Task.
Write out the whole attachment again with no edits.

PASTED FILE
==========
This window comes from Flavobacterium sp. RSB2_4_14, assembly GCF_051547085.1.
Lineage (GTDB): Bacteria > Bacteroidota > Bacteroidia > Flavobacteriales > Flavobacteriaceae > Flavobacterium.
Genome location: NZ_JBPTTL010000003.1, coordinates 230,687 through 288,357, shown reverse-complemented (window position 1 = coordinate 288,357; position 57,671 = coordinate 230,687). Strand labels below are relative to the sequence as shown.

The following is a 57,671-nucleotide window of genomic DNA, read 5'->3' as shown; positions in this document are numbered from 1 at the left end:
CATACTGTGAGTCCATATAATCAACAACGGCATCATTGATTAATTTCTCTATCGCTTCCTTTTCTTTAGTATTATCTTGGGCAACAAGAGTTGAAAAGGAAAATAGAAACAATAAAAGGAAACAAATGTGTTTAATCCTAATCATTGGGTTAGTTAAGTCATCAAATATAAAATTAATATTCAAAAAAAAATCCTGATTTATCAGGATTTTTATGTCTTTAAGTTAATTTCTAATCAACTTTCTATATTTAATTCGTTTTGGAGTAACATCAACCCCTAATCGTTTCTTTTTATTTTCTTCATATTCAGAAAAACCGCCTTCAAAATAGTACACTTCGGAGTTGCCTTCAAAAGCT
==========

This window comes from Flavobacterium sp. RSB2_4_14, assembly GCF_051547085.1.
Lineage (GTDB): Bacteria > Bacteroidota > Bacteroidia > Flavobacteriales > Flavobacteriaceae > Flavobacterium.
Genome location: NZ_JBPTTL010000003.1, coordinates 230,687 through 288,357, shown reverse-complemented (window position 1 = coordinate 288,357; position 57,671 = coordinate 230,687). Strand labels below are relative to the sequence as shown.

The following is a 57,671-nucleotide window of genomic DNA, read 5'->3' as shown; positions in this document are numbered from 1 at the left end:
CATACTGTGAGTCCATATAATCAACAACGGCATCATTGATTAATTTCTCTATCGCTTCCTTTTCTTTAGTATTATCTTGGGCAACAAGAGTTGAAAAGGAAAATAGAAACAATAAAAGGAAACAAATGTGTTTAATCCTAATCATTGGGTTAGTTAAGTCATCAAATATAAAATTAATATTCAAAAAAAAATCCTGATTTATCAGGATTTTTATGTCTTTAAGTTAATTTCTAATCAACTTTCTATATTTAATTCGTTTTGGAGTAACATCAACCCCTAATCGTTTCTTTTTATTTTCTTCATATTCAGAAAAACCGCCTTCAAAATAGTACACTTCGGAGTTGCCTTCAAAAGCT